Can't condone that either. Consider what would've happened if the driver had swerved to avoid the rake, or blown a tire and lost control at 100 km/h on a residential street when...
devin98 wrote:everyone was outside as it was one of the first nice days of the year.
The only thing worse than a driver who is going too fast for the conditions... is a driver who is going too fast for conditions AND has lost control.

Having said that, at least the twit got stopped.
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Observer135
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Unread post by Observer135 on

I just like to thank everyone for their input and advice...

I guess I'll be calling my local councilor, hope he can help.
I too had to chuckle at the "falling rake" story, but it is not something I would do myself.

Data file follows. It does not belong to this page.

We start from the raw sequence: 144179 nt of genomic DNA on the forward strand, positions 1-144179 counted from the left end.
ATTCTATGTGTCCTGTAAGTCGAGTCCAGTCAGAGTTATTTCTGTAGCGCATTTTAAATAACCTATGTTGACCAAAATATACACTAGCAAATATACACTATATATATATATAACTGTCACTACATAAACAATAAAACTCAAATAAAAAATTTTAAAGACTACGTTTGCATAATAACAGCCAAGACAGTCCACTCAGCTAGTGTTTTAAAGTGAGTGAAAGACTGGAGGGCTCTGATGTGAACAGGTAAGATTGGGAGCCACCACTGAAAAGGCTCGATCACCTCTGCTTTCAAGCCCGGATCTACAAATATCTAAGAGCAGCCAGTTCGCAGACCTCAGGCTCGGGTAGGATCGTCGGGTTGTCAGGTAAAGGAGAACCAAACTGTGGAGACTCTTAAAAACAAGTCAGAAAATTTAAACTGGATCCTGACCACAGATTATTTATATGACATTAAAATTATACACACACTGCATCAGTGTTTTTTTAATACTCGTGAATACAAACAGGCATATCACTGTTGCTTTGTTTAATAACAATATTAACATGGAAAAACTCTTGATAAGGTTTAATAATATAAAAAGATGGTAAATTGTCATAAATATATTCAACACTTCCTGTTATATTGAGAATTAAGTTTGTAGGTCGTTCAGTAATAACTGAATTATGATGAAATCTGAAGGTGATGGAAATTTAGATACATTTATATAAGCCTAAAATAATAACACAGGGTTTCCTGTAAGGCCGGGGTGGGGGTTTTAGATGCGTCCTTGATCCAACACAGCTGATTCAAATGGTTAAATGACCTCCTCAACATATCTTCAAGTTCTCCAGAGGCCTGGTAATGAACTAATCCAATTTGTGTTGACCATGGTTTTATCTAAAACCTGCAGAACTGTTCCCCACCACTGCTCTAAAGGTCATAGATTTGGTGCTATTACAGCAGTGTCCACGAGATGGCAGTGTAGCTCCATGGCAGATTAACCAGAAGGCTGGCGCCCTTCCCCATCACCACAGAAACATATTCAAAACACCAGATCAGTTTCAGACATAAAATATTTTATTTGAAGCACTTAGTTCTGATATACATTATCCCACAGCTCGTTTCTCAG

I always teach my kids to be responsible, I tell them to assume the driver of the car approaching is a very bad one or a careless one, they need to be the ones protecting themselves at all times.

Using the same logic, I will leave the law enforcement to the professionals, the local police department.

Before we close this post, I would like to understand one thing, can anyone with 100% certainty tell me if the owner of a vehicle can be charged based on a citizen's report? I read in other posts that if the driver can not be identified, the owner can be fined (no demerit points) under HTA 175 (19) or (20)

Once again, thank you all...


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Unread post by Radar Identified on

Observer135 wrote:Before we close this post, I would like to understand one thing, can anyone with 100% certainty tell me if the owner of a vehicle can be charged based on a citizen's report?